It was time to face my demons. Or, more specifically, the South Fork of the Payette River. It was time…to go whitewater rafting again.
Some of us had seen this river before (read “Whitewater to die for“). This time, instead of just me and one brother, we came armed with more. More relatives, to be exact. It was our family reunion, and we vowed to get back on the horse that bucked us.
Which is funny (to some, but not to me), because I found out the big “hole” in the river that almost swallowed us up 20 years ago has a name – it is called “Bronco Billy”, a class IV rapid. And this weekend, we rode it.
I shouldn’t have worried that I might not recognize the spot after two decades – when we got there, it was just like I remembered it: the big rock, the big drop, the rough water…even the bigger rock downstream where one of our original crew had his swimming trunks ripped off his body when he tried to cling to it after being thrown from the raft.
But this time it was different – we came armed with a state-of-the-art whitewater raft and a trained guide named Dusty. He skillfully navigated us through the rough water, even as I found myself mesmerized by floating over the very spot where we had nearly bit it long ago.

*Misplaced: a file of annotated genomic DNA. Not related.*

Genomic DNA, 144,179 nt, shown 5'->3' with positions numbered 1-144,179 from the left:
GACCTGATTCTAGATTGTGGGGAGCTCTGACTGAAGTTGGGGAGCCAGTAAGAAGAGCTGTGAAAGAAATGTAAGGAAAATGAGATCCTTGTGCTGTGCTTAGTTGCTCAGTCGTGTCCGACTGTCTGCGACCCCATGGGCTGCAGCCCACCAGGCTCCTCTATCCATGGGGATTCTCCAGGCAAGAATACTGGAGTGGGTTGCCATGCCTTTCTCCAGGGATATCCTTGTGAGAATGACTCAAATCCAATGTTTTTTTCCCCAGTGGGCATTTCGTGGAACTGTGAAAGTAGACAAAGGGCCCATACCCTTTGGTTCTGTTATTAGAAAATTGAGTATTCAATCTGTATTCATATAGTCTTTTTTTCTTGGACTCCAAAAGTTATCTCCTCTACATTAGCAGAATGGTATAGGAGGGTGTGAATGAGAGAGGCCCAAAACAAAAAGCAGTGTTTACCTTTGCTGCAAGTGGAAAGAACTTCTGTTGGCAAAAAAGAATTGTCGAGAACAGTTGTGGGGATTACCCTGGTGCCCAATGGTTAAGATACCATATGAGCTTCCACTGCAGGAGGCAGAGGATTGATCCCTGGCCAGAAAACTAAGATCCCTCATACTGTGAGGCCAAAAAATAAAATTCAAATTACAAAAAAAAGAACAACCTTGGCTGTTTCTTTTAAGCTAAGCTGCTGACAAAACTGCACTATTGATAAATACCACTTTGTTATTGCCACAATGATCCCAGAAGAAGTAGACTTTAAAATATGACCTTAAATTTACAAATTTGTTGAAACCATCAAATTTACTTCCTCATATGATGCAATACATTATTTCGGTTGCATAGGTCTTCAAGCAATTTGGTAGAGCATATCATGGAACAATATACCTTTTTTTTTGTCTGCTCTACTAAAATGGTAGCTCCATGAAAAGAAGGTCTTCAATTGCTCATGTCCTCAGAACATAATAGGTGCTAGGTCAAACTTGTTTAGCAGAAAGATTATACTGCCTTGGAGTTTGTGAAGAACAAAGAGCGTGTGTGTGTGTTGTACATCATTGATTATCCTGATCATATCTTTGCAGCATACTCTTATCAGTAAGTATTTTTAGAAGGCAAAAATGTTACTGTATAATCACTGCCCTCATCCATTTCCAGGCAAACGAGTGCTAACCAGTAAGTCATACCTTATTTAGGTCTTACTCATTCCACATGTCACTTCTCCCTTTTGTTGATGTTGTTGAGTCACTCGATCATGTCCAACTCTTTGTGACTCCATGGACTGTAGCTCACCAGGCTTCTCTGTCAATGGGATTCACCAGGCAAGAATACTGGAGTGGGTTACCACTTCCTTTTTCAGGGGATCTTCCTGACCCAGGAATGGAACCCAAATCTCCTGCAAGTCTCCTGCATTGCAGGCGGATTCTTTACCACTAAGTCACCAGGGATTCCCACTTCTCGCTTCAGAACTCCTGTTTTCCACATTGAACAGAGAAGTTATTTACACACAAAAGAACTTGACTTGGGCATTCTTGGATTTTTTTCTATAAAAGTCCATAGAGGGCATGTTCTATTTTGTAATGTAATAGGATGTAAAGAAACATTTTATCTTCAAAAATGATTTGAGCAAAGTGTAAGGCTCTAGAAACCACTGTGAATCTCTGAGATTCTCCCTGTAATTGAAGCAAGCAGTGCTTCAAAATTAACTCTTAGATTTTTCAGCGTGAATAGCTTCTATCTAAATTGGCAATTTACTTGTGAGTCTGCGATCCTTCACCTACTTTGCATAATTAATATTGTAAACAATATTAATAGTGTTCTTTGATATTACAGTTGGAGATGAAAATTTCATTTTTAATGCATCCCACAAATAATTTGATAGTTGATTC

When we got through, I imagined I felt a weight being lifted from my shoulders. In fact, what I felt was my sister-in-law being lifted out of the raft.
That’s right – out of the raft. Bronco Billy had bucked another hapless rafter into the icy waters of the South Fork. She squirted ahead of us about 20 feet before Dusty could throw a lifeline to her. Luckily his aim was true – he threw it just like a boatswain’s mate throws a monkey fist – and he pulled her back to the raft and to safety in a matter of seconds.
When we finished, I sadly realized that the evil demon that had lived in me for two decades hadn’t died. It had simply transferred itself to another vessel. My sister-in-law will relive that moment for years, until someday she too will muster the courage to face the Bronco Billy demon again.
As for me, however, the feeling of foreboding is gone and I’m free to raft the wild rivers of the Rocky Mountains again. Free to breathe in the pure adrenaline that comes from challenging raging currents, monster holes, and towering waves.
Adios, Bronco Billy. Allow me to introduce you to my sister-in-law.